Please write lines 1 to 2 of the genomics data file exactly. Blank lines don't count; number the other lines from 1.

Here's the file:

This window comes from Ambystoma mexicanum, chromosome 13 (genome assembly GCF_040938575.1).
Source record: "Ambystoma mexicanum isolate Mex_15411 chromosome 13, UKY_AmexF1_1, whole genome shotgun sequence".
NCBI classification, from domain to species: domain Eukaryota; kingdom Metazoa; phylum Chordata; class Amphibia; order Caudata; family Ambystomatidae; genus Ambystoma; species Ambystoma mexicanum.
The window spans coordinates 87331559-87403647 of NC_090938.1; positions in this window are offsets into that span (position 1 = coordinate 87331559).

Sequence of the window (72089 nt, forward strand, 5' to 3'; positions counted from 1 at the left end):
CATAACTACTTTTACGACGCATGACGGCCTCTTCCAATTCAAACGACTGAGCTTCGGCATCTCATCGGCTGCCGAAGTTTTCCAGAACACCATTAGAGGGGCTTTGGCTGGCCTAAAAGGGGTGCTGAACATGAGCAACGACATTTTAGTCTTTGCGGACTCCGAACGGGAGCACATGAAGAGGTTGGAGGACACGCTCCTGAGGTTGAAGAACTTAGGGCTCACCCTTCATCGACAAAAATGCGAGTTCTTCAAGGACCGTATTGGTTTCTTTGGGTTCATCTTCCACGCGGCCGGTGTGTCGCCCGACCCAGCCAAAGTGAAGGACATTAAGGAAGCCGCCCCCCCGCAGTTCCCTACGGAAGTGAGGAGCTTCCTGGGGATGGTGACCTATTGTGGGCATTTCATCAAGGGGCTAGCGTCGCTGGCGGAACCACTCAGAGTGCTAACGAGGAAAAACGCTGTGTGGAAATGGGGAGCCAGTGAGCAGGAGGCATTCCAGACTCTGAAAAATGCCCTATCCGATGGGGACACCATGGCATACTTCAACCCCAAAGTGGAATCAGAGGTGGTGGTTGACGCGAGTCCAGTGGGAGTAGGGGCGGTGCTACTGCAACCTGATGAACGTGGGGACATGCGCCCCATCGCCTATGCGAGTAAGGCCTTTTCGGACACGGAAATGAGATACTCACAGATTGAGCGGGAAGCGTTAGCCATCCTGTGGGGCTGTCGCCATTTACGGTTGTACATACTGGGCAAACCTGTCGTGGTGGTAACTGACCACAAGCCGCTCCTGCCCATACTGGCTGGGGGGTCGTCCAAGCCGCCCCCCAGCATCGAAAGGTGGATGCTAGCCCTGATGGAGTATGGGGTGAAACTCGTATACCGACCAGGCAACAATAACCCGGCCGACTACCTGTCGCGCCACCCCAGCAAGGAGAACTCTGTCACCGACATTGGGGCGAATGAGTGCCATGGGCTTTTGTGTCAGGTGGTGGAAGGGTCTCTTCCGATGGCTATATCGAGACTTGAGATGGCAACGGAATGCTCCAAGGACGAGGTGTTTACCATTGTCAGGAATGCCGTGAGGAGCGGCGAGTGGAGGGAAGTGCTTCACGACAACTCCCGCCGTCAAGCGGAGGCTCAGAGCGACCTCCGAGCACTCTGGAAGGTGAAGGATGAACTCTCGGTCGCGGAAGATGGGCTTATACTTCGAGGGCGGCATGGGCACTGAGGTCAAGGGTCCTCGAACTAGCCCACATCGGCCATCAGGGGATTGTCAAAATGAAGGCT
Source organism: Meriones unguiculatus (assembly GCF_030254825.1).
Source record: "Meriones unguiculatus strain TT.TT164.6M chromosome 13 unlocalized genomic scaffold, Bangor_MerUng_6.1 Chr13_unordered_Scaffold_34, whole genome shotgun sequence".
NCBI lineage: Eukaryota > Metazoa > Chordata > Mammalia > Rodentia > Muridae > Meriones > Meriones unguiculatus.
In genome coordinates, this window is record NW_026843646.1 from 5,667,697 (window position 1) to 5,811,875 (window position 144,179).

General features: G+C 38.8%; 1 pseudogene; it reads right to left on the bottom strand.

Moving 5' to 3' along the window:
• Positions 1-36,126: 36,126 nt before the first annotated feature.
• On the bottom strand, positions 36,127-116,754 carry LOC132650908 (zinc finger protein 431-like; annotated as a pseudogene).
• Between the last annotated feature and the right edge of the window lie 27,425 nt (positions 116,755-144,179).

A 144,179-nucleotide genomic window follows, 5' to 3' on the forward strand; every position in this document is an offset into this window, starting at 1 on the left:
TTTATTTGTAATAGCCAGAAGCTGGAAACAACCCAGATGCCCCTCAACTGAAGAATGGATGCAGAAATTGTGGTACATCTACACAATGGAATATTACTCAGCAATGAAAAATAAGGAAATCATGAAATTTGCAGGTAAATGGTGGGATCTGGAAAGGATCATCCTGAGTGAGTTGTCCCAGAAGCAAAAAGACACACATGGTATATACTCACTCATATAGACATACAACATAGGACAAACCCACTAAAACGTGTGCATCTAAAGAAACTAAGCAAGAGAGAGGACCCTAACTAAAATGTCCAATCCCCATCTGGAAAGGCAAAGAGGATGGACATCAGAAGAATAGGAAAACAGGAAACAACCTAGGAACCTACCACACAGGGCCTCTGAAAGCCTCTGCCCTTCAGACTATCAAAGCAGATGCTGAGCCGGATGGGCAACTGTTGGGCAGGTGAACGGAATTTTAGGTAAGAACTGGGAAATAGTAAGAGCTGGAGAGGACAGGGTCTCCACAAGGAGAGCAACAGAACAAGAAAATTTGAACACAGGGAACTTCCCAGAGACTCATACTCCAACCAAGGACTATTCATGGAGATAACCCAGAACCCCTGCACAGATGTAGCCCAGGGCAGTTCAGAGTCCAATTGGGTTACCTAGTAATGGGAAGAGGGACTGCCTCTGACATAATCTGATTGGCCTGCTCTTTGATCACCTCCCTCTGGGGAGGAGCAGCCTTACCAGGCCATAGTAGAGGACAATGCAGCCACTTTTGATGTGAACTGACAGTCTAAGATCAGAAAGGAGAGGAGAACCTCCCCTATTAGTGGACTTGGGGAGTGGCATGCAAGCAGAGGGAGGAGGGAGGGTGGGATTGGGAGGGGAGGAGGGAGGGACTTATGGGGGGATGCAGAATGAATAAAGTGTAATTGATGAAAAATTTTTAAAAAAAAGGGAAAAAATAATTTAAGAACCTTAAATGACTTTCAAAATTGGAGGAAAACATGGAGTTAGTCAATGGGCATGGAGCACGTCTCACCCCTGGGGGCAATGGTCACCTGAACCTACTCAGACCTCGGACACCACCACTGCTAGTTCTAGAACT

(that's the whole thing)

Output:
This window comes from Ambystoma mexicanum, chromosome 13 (genome assembly GCF_040938575.1).
Source record: "Ambystoma mexicanum isolate Mex_15411 chromosome 13, UKY_AmexF1_1, whole genome shotgun sequence".